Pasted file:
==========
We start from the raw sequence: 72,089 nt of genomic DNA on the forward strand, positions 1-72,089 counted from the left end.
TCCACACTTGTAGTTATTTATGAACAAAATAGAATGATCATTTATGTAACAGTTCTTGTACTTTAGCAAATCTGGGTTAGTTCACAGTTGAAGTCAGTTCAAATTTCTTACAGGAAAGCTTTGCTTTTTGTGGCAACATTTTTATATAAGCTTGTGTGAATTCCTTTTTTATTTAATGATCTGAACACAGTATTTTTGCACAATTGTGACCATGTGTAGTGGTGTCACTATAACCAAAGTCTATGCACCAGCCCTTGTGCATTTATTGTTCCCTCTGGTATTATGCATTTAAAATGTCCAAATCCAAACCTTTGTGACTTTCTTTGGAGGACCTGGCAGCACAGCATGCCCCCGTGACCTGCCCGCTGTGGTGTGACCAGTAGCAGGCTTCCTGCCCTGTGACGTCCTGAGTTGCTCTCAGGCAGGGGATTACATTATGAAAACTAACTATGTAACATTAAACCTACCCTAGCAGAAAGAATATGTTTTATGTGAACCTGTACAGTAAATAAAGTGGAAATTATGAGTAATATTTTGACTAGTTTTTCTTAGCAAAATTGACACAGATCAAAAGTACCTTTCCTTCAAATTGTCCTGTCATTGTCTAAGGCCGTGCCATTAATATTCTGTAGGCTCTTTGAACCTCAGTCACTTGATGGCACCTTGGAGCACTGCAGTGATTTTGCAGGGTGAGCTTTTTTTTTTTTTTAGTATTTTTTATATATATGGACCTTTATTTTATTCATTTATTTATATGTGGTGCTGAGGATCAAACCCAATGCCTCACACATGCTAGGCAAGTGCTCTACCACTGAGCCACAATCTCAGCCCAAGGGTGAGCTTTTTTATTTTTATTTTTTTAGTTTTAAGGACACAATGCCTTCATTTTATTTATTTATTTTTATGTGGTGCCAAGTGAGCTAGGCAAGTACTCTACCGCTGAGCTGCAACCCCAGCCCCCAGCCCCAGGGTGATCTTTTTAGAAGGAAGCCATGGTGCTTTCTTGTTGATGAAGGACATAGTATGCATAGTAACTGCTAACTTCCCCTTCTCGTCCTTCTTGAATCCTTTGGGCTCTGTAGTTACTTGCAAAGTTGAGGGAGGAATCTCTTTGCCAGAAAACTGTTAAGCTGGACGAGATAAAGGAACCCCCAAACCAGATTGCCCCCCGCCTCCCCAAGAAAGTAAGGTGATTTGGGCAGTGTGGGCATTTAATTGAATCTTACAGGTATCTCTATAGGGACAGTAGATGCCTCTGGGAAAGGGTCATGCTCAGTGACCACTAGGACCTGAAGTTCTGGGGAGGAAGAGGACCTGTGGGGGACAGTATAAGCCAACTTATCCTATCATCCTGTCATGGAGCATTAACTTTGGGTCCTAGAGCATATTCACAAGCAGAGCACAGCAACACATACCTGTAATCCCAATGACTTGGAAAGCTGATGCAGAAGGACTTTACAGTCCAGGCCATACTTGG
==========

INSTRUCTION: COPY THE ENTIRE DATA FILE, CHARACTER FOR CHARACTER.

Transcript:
We start from the raw sequence: 72,089 nt of genomic DNA on the forward strand, positions 1-72,089 counted from the left end.
TCCACACTTGTAGTTATTTATGAACAAAATAGAATGATCATTTATGTAACAGTTCTTGTACTTTAGCAAATCTGGGTTAGTTCACAGTTGAAGTCAGTTCAAATTTCTTACAGGAAAGCTTTGCTTTTTGTGGCAACATTTTTATATAAGCTTGTGTGAATTCCTTTTTTATTTAATGATCTGAACACAGTATTTTTGCACAATTGTGACCATGTGTAGTGGTGTCACTATAACCAAAGTCTATGCACCAGCCCTTGTGCATTTATTGTTCCCTCTGGTATTATGCATTTAAAATGTCCAAATCCAAACCTTTGTGACTTTCTTTGGAGGACCTGGCAGCACAGCATGCCCCCGTGACCTGCCCGCTGTGGTGTGACCAGTAGCAGGCTTCCTGCCCTGTGACGTCCTGAGTTGCTCTCAGGCAGGGGATTACATTATGAAAACTAACTATGTAACATTAAACCTACCCTAGCAGAAAGAATATGTTTTATGTGAACCTGTACAGTAAATAAAGTGGAAATTATGAGTAATATTTTGACTAGTTTTTCTTAGCAAAATTGACACAGATCAAAAGTACCTTTCCTTCAAATTGTCCTGTCATTGTCTAAGGCCGTGCCATTAATATTCTGTAGGCTCTTTGAACCTCAGTCACTTGATGGCACCTTGGAGCACTGCAGTGATTTTGCAGGGTGAGCTTTTTTTTTTTTTTAGTATTTTTTATATATATGGACCTTTATTTTATTCATTTATTTATATGTGGTGCTGAGGATCAAACCCAATGCCTCACACATGCTAGGCAAGTGCTCTACCACTGAGCCACAATCTCAGCCCAAGGGTGAGCTTTTTTATTTTTATTTTTTTAGTTTTAAGGACACAATGCCTTCATTTTATTTATTTATTTTTATGTGGTGCCAAGTGAGCTAGGCAAGTACTCTACCGCTGAGCTGCAACCCCAGCCCCCAGCCCCAGGGTGATCTTTTTAGAAGGAAGCCATGGTGCTTTCTTGTTGATGAAGGACATAGTATGCATAGTAACTGCTAACTTCCCCTTCTCGTCCTTCTTGAATCCTTTGGGCTCTGTAGTTACTTGCAAAGTTGAGGGAGGAATCTCTTTGCCAGAAAACTGTTAAGCTGGACGAGATAAAGGAACCCCCAAACCAGATTGCCCCCCGCCTCCCCAAGAAAGTAAGGTGATTTGGGCAGTGTGGGCATTTAATTGAATCTTACAGGTATCTCTATAGGGACAGTAGATGCCTCTGGGAAAGGGTCATGCTCAGTGACCACTAGGACCTGAAGTTCTGGGGAGGAAGAGGACCTGTGGGGGACAGTATAAGCCAACTTATCCTATCATCCTGTCATGGAGCATTAACTTTGGGTCCTAGAGCATATTCACAAGCAGAGCACAGCAACACATACCTGTAATCCCAATGACTTGGAAAGCTGATGCAGAAGGACTTTACAGTCCAGGCCATACTTGG